BALTIMORE (WJZ)–A $70 million state plan to build a juvenile detention center gets some high-profile opposition.

Christie Ileto has more on why the civil rights activist Reverend Jesse Jackson joined the cause.

Rev. Jesse Jackson says it’s simple–the plan to build a new jail for youth offenders hurts, more than helps, Baltimore’s children.

Invest in youth programs, not jails. That’s the message Rev. Jesse Jackson came to Baltimore with.

“We must go another way! Our children cannot be the scapegoat of failed urban policy,” Jackson said.

Jackson joined more than 200 activists fighting the state plan to build a new juvenile detention center in East Baltimore.

The $70 million, 120 bed facility would be for youth who are charged as adults and accused of serious crimes.

“For many children, a jail becomes a homeless shelter. It becomes a jail hotel,” he said.

Governor Martin O’Malley backs the plan saying the current facility is too old and too small. But youth advocates have since argued money should go to prevention.

“I can’t use jail to get a college degree. I can’t use jail to get a good job to support a family,” said one person.

The governor’s office says there are a variety of programs for non-violent youth offenders and have spent $19 million on intensive treatment services in the community–serving 700 families a year–keeping youth in the community.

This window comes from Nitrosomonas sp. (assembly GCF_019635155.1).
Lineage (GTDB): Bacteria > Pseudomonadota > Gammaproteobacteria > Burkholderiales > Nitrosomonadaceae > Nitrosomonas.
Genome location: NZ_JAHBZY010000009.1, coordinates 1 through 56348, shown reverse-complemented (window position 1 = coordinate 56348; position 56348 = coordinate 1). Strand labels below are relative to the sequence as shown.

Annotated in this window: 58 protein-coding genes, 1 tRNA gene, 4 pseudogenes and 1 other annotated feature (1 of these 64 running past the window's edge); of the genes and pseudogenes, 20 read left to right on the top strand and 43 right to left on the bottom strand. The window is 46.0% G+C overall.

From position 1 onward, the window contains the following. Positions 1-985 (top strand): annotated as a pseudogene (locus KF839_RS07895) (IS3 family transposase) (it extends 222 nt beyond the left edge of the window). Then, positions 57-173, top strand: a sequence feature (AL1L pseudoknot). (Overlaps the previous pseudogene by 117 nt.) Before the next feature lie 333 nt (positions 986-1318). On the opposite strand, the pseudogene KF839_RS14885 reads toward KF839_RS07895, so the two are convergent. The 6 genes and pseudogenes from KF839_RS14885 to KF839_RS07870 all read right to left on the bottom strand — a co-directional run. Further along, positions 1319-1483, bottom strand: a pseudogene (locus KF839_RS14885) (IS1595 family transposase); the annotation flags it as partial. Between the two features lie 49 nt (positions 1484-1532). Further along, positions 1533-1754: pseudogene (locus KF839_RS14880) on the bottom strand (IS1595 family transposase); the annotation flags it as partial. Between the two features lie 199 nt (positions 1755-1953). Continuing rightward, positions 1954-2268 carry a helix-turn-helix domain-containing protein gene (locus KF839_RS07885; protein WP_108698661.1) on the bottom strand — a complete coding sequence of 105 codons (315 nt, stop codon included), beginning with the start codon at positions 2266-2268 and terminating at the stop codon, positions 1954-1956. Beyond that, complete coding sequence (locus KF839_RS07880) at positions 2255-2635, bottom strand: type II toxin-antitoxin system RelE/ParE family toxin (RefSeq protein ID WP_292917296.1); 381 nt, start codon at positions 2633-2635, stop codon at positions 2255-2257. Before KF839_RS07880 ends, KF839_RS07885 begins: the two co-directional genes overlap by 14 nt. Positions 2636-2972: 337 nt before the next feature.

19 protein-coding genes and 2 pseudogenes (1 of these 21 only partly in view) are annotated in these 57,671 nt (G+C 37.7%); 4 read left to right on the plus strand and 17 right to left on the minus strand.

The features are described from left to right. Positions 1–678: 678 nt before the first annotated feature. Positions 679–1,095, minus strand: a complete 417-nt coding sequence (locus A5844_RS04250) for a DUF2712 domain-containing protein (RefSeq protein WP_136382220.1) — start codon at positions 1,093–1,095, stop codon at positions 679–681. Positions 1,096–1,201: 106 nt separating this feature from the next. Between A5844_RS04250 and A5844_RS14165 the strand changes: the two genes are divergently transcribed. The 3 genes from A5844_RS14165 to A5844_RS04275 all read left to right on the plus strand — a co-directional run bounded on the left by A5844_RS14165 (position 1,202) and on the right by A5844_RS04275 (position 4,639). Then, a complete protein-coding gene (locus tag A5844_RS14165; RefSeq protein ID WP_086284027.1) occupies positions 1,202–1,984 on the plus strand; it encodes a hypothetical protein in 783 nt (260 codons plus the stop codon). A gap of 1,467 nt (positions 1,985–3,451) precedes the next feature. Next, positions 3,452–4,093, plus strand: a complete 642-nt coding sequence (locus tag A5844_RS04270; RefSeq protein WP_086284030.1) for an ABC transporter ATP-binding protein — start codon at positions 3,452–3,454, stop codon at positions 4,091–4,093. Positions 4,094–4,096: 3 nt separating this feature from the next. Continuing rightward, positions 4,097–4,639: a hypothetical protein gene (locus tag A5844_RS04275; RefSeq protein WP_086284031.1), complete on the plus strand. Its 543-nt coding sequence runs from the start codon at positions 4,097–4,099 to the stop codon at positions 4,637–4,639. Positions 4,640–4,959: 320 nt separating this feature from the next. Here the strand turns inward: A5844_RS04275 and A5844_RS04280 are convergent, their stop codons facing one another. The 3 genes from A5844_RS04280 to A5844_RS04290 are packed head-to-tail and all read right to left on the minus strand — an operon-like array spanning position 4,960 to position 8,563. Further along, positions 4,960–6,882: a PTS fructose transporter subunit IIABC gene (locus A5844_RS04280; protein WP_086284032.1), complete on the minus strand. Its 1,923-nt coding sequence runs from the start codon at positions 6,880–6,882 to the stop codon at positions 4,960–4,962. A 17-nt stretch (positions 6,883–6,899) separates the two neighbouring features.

Jackson says more should be done, arguing that money should be used for job creation and revamping neighborhoods with empty, boarded-up homes.

“We must build houses for their parents, and jobs for their parents,” Jackson said. “These children need what children need–employed parents and a place to stay.”

For now, debate continues on a controversial facility that is slated to be built on what right now is nothing more than  a parking lot near Central Booking.

O’Malley’s office says he was happy to meet with Rev. Jackson, as they both share the same goal to reduce youth homicides and make our communities safer.

The governor’s office says in the last five years, juvenile homicides and shootings have reached a historic low. And only 6 percent of youths charged under the DJS supervision are detained.


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